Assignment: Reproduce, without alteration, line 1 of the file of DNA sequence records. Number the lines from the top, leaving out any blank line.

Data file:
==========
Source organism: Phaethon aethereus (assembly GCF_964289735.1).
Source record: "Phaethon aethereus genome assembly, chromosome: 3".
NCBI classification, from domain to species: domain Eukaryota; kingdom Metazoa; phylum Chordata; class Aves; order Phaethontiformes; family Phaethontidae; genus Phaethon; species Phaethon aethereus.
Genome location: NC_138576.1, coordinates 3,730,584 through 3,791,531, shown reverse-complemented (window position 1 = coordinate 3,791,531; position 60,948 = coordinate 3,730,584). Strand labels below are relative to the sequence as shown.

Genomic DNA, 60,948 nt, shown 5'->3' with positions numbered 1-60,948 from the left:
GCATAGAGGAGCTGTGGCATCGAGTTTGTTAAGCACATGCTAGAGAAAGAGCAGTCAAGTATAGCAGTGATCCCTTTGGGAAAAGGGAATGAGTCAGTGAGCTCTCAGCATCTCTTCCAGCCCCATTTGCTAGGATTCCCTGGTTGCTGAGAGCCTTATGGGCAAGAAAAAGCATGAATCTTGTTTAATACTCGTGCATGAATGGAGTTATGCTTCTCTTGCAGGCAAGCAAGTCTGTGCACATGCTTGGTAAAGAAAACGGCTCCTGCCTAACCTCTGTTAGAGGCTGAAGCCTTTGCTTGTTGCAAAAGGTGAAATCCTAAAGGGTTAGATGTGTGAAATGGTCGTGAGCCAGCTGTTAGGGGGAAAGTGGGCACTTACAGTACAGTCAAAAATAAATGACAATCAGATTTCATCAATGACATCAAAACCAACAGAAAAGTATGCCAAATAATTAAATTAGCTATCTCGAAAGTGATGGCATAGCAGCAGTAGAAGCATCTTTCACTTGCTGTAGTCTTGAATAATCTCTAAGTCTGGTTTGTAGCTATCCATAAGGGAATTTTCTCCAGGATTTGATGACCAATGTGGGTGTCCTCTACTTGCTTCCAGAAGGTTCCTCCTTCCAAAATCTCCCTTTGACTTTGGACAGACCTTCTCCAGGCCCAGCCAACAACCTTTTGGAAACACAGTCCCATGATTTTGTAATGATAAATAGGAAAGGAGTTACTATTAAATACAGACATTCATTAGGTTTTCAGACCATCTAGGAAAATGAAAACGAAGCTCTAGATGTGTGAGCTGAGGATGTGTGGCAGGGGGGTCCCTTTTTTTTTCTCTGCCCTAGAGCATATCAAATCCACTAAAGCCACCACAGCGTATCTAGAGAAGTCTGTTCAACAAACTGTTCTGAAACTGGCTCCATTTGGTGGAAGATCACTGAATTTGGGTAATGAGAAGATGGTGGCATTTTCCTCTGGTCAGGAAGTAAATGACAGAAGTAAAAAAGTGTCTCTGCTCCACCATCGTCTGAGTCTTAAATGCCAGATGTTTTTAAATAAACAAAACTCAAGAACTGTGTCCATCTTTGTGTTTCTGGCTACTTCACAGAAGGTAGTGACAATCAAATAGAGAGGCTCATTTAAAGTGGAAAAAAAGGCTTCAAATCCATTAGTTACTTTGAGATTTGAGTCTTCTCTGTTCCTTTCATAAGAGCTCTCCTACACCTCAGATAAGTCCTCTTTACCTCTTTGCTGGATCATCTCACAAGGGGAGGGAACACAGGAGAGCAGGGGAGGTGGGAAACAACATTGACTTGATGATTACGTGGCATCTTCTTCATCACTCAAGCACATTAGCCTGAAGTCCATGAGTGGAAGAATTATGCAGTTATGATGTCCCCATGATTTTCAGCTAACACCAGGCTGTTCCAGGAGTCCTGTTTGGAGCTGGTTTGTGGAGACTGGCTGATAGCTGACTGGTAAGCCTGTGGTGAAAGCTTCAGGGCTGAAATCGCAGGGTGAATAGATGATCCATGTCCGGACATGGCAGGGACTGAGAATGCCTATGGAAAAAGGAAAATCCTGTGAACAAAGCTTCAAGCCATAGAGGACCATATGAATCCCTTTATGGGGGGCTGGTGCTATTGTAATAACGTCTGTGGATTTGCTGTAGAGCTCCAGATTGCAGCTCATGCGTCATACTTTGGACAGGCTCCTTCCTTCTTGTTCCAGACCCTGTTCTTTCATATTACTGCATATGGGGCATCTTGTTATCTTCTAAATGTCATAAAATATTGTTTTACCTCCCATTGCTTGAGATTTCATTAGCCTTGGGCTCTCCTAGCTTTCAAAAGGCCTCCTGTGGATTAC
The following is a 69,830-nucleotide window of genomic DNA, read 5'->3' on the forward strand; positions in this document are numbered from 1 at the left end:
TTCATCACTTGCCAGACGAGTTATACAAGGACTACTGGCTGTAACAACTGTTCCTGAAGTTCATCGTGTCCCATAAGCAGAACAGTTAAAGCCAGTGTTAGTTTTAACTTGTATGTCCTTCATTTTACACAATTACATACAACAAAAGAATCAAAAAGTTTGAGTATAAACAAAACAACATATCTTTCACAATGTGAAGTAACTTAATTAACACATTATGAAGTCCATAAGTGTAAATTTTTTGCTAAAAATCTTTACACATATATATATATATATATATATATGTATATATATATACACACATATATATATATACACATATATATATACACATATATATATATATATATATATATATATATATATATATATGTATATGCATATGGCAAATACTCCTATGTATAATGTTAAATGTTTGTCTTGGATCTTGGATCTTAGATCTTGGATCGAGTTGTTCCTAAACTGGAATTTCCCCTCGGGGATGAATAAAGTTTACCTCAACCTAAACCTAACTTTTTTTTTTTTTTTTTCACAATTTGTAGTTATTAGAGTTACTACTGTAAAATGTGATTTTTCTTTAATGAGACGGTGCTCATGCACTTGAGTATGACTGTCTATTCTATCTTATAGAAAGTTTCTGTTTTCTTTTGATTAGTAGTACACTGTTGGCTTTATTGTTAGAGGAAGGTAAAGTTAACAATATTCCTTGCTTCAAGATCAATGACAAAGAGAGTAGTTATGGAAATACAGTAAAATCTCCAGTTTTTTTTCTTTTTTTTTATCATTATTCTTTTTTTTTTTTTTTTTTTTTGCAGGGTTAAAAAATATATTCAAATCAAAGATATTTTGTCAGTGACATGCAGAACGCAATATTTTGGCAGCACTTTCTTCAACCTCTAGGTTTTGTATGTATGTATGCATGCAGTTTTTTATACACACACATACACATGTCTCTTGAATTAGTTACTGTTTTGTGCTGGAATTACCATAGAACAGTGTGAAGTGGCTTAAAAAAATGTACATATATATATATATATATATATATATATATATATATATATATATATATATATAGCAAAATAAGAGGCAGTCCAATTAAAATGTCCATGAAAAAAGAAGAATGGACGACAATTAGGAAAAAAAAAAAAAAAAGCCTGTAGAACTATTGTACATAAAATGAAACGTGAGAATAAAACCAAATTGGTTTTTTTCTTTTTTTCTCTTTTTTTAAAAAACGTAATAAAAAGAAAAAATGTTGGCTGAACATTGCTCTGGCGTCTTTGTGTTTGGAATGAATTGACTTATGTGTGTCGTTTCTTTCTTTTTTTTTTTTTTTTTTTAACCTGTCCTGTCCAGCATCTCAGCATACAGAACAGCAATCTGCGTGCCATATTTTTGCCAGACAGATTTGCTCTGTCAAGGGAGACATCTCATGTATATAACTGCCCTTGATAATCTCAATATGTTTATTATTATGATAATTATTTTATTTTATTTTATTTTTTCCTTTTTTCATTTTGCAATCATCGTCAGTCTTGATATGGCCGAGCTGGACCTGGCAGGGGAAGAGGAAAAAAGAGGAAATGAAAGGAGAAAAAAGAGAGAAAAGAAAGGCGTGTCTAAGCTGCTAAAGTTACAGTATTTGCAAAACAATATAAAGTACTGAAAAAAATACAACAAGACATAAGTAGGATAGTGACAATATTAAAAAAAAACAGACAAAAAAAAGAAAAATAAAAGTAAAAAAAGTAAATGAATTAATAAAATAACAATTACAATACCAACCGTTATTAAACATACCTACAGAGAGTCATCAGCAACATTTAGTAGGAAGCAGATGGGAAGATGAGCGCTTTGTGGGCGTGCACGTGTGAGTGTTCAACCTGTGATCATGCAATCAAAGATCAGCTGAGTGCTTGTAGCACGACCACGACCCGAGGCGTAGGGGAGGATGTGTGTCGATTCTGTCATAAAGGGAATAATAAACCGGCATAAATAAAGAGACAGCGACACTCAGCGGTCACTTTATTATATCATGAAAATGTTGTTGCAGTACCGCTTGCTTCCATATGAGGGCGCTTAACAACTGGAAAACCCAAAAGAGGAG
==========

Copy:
Source organism: Phaethon aethereus (assembly GCF_964289735.1).